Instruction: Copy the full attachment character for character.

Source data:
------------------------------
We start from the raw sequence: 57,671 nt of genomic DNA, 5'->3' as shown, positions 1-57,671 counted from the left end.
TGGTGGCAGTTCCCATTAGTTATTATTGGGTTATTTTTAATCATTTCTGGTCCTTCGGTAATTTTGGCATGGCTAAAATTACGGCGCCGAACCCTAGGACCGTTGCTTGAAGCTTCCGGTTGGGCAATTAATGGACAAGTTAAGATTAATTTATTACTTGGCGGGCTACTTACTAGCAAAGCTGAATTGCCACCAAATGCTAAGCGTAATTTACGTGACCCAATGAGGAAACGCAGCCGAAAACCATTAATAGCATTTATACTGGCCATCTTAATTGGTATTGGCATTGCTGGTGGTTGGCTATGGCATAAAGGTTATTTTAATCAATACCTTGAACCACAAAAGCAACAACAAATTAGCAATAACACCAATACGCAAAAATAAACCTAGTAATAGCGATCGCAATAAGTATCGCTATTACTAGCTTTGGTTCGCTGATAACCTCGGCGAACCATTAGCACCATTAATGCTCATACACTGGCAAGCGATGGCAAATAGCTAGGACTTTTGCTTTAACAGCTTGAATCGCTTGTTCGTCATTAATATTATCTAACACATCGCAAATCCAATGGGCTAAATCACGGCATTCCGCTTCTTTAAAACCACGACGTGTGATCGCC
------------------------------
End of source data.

We start from the raw sequence: 57,671 nt of genomic DNA, 5'->3' as shown, positions 1-57,671 counted from the left end.
TGGTGGCAGTTCCCATTAGTTATTATTGGGTTATTTTTAATCATTTCTGGTCCTTCGGTAATTTTGGCATGGCTAAAATTACGGCGCCGAACCCTAGGACCGTTGCTTGAAGCTTCCGGTTGGGCAATTAATGGACAAGTTAAGATTAATTTATTACTTGGCGGGCTACTTACTAGCAAAGCTGAATTGCCACCAAATGCTAAGCGTAATTTACGTGACCCAATGAGGAAACGCAGCCGAAAACCATTAATAGCATTTATACTGGCCATCTTAATTGGTATTGGCATTGCTGGTGGTTGGCTATGGCATAAAGGTTATTTTAATCAATACCTTGAACCACAAAAGCAACAACAAATTAGCAATAACACCAATACGCAAAAATAAACCTAGTAATAGCGATCGCAATAAGTATCGCTATTACTAGCTTTGGTTCGCTGATAACCTCGGCGAACCATTAGCACCATTAATGCTCATACACTGGCAAGCGATGGCAAATAGCTAGGACTTTTGCTTTAACAGCTTGAATCGCTTGTTCGTCATTAATATTATCTAACACATCGCAAATCCAATGGGCTAAATCACGGCATTCCGCTTCTTTAAAACCACGACGTGTGATCGCC